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Mazin Annual Art Exhibition Selects 24 Artists, Honors the Memory of Bernice Mazin

The JCC Patio Gallery selected 24 local artists to be represented in the 2012 Mazin Annual Art Exhibition. This year’s annual celebration takes on a more somber tone as Bernice Mazin, the founder of the exhibition, passed away on November 15, 2012.  An opening reception will be held on Sunday, December 9 from 2-4 p.m. Prizes for the top three pieces will also be announced at that time. The exhibit runs at the JCC Patio Gallery until January 8, 2013.

Mazin was a prolific artist throughout her life. She created the Mazin Annual Art Exhibition in honor of her husband, Benjamin, to give new and established Louisville artists a venue for exhibiting their works. During the opening reception, the JCC will remember the life of the Mazins and their impact on the arts at the JCC.

More than 40 artists submitted 144 works of art for consideration in this year’s Mazin Annual Art Exhibition. Wendy Smith, an artist and teacher at Bellarmine College and Indiana University Southeast, juried the exhibit. From the entries she selected 24 works of art to be displayed.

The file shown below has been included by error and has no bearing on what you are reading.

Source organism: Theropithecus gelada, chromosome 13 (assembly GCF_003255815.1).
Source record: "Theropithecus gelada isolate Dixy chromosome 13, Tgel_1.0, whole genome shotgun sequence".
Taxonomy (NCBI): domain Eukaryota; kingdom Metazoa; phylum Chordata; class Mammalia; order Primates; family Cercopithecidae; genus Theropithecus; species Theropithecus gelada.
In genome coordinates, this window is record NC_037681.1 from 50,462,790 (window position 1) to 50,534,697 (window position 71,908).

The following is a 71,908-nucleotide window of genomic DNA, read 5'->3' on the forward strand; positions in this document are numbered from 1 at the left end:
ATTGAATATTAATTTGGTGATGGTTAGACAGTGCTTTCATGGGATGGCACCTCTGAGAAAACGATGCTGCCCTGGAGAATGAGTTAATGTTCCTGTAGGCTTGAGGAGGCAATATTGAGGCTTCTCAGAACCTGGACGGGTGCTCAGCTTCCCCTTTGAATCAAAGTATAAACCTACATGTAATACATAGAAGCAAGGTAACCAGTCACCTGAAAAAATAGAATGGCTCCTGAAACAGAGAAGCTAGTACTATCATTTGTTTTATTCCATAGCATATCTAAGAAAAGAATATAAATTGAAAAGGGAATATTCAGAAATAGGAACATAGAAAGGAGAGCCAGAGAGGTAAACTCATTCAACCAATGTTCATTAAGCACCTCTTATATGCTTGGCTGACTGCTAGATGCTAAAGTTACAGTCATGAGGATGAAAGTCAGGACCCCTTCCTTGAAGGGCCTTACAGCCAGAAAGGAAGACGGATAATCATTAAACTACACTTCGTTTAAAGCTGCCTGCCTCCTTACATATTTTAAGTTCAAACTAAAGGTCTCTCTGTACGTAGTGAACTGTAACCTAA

Accepted artists include: Mary Jane Allen, Elizabeth Bizianes, Nancy L. Burk, Pamela Couch, Teri Dryden, Sandy Geer, Claudia Hammer, Nick Hartman, Barbara Hitchcock, Shirley Knoop, Sally Labaugh, Debora Levine, Nevenka Martinovic, Bob McAdams, Luci Mist, Judy Mudd, Leigh Payne, Kris Philipp, Martha Plager, Robert Purol, Kevin Rose Schultz, Deborah Thomas, Emily Weihing and Suzi Zimmetrer. The exhibit will feature a variety of types of artwork including oil, bead, acrylic, collage, watercolor, broken glass, aluminum, bronze and more.

The Patio Gallery represents a broad variety of different media, artists groups, and individuals. It features shows that include sculptures, textiles, photography, and painting with approaches that range from representational to abstract, from traditional to cutting edge. Patio Gallery Director Bette Levy says, “We try to foster an appreciation of today’s 2-D and 3-D artists and often include artists who reside outside of Louisville. In addition, we often offer exhibits that address significant social issues.”

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